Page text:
For twenty-some years, Pastor Mike Meekhof has been holding forth at Zuni church. His passion for the subject this Sunday–the nature of the church–is sincere and evident in the manner by which he studiously avoids the big old podium up front, walking around it and up to the edge of the gym stage as if the distance between himself and his people is particularly annoying.
His sermon, based on Acts 2, is one of a series he’s doing on “The Story of the Early Church,”with clear application to the here and now. Frequent illustrations and stories keep it all interesting and relevant, and his self-deprecating humor makes the whole congregation giggle time and time again. It’s difficult not to get the impression that there’s mutual admiration–and love–in the old gym.
I’m away from home. Zuni is not Sioux Center, Iowa, and about that there is little doubt. Parishioners are notoriously immune to punctuality–they laugh about their tardiness themselves, call it “IT,” “Indian time.”From the opening song to the doxology, folks continue to come through the front doors. Some even show up only for the snacks afterward. At Zuni, where poverty is a way of life, tardiness isn’t counted among the seven deadlies.
Almost daily, right across the street, a half dozen masked kachinas begin strangely harmonic drumming and then march, fully costumed, to the ceremonial grounds, for rituals of prayer and singing not unlike those they’ve practiced for centuries. In a very demonstrable way at Zuni, Christians are aliens, even though the CRC has been here, in the heart of the pueblo, for more than a century. When the whole place burned down, years ago, most people believed–members and non-members–that the arsonist had his reasons. Christians of all colors are not always welcome here, but mostly they are respected.
The Zuni people are deeply religious; like Muslims, they practice their faith in a deliberate and scheduled way. Anthropologists call the rhetoric of their faith “prophylactic,”the ancient rituals intended to ward off the evil that comes along in everyone’s life. Pastor Mike is occasionally asked to come into a difficult situation–someone dying–and pray, not because those who ask him place their faith in Jesus Christ, but because they believe Pastor Mike has, as do their kachinas, definite mystical powers.
Some parishioners are members of families that have worshiped in this church for generations. There are old-timers. If a congregation measures its life by how many new bodies line the pews or fill the plastic seats week-in and week-out, Zuni church should have been boarded up a half century ago at least. Preaching the gospel of Christ in an ancient pueblo like Zuni is no cakewalk. Zuni CRC is no role model for church growth.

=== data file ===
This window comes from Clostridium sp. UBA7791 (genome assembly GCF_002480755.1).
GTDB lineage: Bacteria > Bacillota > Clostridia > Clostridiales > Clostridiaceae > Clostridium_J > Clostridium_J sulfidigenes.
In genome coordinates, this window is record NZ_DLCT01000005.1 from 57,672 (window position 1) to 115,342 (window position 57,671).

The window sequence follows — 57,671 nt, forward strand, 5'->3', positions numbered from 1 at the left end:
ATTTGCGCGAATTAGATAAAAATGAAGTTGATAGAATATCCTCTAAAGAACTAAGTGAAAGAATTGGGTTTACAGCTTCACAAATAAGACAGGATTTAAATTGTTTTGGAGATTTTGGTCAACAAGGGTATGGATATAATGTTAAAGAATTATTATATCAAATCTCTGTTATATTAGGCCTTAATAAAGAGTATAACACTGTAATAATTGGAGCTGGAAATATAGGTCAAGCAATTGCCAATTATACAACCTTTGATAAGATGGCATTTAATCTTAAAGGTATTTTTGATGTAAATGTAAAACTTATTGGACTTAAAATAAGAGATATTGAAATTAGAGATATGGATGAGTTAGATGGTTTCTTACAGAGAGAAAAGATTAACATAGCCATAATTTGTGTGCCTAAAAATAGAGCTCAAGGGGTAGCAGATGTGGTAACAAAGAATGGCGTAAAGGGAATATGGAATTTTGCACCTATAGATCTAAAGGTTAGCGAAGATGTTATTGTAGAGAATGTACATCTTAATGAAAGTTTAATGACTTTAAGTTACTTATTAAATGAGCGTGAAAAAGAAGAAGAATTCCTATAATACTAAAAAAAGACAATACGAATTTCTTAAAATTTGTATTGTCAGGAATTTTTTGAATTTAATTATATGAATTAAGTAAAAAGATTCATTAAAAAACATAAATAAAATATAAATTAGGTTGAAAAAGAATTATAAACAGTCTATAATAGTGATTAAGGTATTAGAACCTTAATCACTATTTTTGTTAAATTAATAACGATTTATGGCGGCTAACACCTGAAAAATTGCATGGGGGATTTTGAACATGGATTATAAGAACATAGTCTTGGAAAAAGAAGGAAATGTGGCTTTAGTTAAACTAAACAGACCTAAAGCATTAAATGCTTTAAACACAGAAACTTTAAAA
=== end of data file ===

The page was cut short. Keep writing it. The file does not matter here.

On the other hand, this congregation and mission has had a profound effect on the pueblo. The “ministry center” is named, in part, for pioneer missionary Andrew Vander Wagen, whose love for a good horse was legendary, taking second place only to his love for the Lord. You may have missed it, but just in case you want to attend worship and the Bullriding Challenge, you’ll find it at a community center along the road called simply “Vander Wagen.” Attendance at the Zuni CRC may occasionally be sketchy, but the church and its ministry have not been invisible in Zuni.
In a few years, the entire Ministry Center and school will be brought down systematically and a new place built, right there in the heart of the pueblo, the fourth in 100 years. Ask any member to show you the plans.
When worship is over, some members move the room dividers to the side, and refreshments are served out of the kitchen. Often as not, there’s a pot luck. But even if there isn’t a hot dish in sight, if you don’t stay around and grab a brownie or some veggies, you risk giving offense. At Zuni CRC, even the finger food is oddly sacramental.
If you love order and decorum in worship, you’ll have to look elsewhere. If you want a place that rocks. . .well, find some canyon in the nearby Zuni mountains. But if you want family and fellowship, plus the strangely harmonic sounds of kachina drums just outside the door, do stop at the Zuni pueblo and worship some Sunday at Zuni CRC. You might even want to stop at the rodeo ring at Vander Wagen on the way up, just in case the people are there for a Bullriding Challenge.
Tell you what–just come anytime. It only starts when you get there.
James Calvin Schaap teaches English at Dordt College in Sioux Center, Iowa. His most recent book is Sixty at Sixty: A Boomer Reads the Psalms (Faith Alive, 2008).